Torah.org Home Subscribe Services Support Us
 
Print Version

Email this article to a friend

Chapter 128:2
The Month of Elul

2. It is customary to blow the shofar during the month [of Elul], beginning on the second day of Rosh Chodesh Elul (1).

Each day, after the morning service, the shofar is sounded in the following order: Teki'oh, Shevorim, Teru'oh, Teki'oh. On the day preceding Rosh HaShanah, however, the shofar is not sounded, in order to differentiate between the sounding of the shofar [as a custom which is] voluntary ("reshus"), and the sounding of the shofar as a mitzvah (that is, a Biblical obligation).

The rationale for sounding the shofar during this month is to motivate people to repent, for the very sound of the shofar has a tendency to arouse awareness and inspire fear, as [Amos 3:6] states: "Shall a shofar be sounded in the city and the people not tremble?"

In our local areas (2), it is also customary to add [Psalm 27,] "L'Dovid, Hashem Ori ve'yishi'i..." at the end of the prayer service in the morning and in the evening, from the second day of Rosh Chodesh until Shemini Atzeres (3)

The source for this custom is the Midrash [Sochor Tov], which explains the opening verse of the psalm as follows: "G-d is my light" on Rosh HaShanah and "my salvation" on Yom Kippur. The psalm also has an allusion to the festival of Sukkos: "For He will hide me in His sukkah." It is also customary to recite Psalms communally during this month, each community according to its local custom.

When a person writes a letter to a colleague from the beginning of Elul until Yom Kippur, it is proper, at the beginning or conclusion of the letter, to include wishes and blessings that one's colleague be judged favorably in the approaching days of judgment, and be inscribed and sealed for a good life,

FOOTNOTES:

(1) Some have the custom to begin blowing the shofar on the first day of Rosh Chodesh.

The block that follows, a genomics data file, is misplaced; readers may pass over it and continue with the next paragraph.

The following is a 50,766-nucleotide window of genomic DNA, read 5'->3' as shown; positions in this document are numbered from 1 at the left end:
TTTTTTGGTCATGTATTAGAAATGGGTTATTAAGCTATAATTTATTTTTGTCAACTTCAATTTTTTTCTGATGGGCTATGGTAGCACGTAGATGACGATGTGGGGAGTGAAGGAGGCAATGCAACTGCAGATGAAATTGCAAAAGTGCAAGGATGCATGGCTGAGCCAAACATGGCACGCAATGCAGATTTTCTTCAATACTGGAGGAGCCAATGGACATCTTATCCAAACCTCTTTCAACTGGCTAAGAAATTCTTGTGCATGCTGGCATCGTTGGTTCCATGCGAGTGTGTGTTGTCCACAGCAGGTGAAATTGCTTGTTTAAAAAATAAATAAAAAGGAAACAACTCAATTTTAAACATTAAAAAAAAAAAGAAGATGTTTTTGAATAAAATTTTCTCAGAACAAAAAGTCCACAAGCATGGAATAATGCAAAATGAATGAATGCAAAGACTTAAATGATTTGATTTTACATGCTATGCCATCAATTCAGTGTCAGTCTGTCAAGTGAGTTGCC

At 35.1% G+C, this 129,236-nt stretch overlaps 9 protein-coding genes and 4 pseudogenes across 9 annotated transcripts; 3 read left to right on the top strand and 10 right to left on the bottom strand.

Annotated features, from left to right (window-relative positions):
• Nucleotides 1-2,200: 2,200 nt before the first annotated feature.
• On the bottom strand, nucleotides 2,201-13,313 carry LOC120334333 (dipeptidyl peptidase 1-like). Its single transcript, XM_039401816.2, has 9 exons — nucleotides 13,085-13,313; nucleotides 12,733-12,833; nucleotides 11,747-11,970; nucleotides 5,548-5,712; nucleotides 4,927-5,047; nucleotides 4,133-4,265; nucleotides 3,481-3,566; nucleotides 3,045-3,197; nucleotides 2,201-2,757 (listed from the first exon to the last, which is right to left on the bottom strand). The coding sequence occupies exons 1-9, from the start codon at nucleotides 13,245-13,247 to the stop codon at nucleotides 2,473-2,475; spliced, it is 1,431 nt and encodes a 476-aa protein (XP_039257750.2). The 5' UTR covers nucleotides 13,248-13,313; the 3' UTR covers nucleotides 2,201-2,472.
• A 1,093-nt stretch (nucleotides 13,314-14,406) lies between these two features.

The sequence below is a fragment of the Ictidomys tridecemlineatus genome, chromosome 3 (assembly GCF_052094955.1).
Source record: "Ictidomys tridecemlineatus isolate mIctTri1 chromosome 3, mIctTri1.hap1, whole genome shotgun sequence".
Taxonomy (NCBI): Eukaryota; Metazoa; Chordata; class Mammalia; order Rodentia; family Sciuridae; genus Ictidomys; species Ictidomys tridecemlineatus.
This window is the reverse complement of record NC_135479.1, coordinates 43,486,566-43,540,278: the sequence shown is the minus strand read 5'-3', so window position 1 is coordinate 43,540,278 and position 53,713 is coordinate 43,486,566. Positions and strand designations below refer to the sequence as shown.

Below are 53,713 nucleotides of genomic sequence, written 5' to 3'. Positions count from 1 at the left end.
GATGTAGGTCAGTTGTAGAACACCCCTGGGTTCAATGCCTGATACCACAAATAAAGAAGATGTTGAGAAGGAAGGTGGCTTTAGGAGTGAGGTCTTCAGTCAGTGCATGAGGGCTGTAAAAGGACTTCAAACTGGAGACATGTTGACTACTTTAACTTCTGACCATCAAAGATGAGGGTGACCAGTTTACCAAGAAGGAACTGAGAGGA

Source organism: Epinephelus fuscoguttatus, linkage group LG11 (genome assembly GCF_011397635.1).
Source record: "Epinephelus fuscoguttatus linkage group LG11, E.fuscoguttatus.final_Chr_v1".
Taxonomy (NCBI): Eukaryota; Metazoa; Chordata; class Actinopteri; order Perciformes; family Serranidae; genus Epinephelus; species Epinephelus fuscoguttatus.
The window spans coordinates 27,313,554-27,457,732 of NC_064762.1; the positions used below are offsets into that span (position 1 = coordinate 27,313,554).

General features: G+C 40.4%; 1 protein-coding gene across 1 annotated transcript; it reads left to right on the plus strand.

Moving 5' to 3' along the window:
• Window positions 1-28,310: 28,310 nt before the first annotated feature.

(2) Hungary in the late 19th Century.

(3) There are several differences between the ruling of the "Kizur Shulchan Oruch" and the prevailing custom in some communities. Firstly, there are some communities that begin the recitation of "L'Dovid Hashem..."from the first day of Rosh Chodesh Elul. Secondly, in certain communities, it is customary to recite the psalm in the afternoon service rather than in the evening service. Also, in Eretz Yisrael, the Psalm is not recited on Shemini Atzeres itself.

Back  Paragraph 1  Table of Contents  Paragraphs 3 & 4 Next 

Halacha-Yomi, Copyright (c) 2002 Project Genesis, Inc.

 

ARTICLES ON KI SAVO AND ELUL / ROSH HASHANAH:

View Complete List

Fruit of Our Labor
Rabbi Pinchas Winston - 5759

Month of Elul: The Power of Repentance
Rabbi Yehudah Prero - 5758

What's in a Smile...
Rabbi Pinchas Winston - 5757

ArtScroll

Everyone Counts!
Shlomo Katz - 5772

The World Was Created for Me
Rabbi Yaakov Menken - 5757

Knock, Knock!
Rabbi Mordechai Kamenetzky - 5757

Looking for a Chavrusah?

We Need Lots of Help!
Rabbi Label Lam - 5770

Blowing Shofar
Rabbi Yissocher Frand - 5774

Yehi Ratzon - Text and Instructions
Rabbi Yehudah Prero - 5760

Frumster - Orthodox Jewish Dating

Joyful Service
Rabbi Pinchas Winston - 5761

A Message for the Generations
Rabbi Berel Wein - 5767

First Fruits
Shlomo Katz - 5763

> Judge Me Tender, Judge Me Sweet
Rabbi Dovid Green - 5760

The Remaining Curse
Rabbi Pinchas Winston - 5764

Lessons from a Farewell Speech
Rabbi Yehudah Prero - 5760

Q & A Regarding Rosh HaShana
Rabbi Yehudah Prero - 5755



Project Genesis

Torah.org Home


Torah Portion

Jewish Law

Ethics

Texts

Learn the Basics

Seasons

Features

TORAHAUDIO

Ask The Rabbi

Knowledge Base




Help

About Us

Contact Us



Free Book on Geulah!




Torah.org Home
Torah.org HomeCapalon.com Copyright Information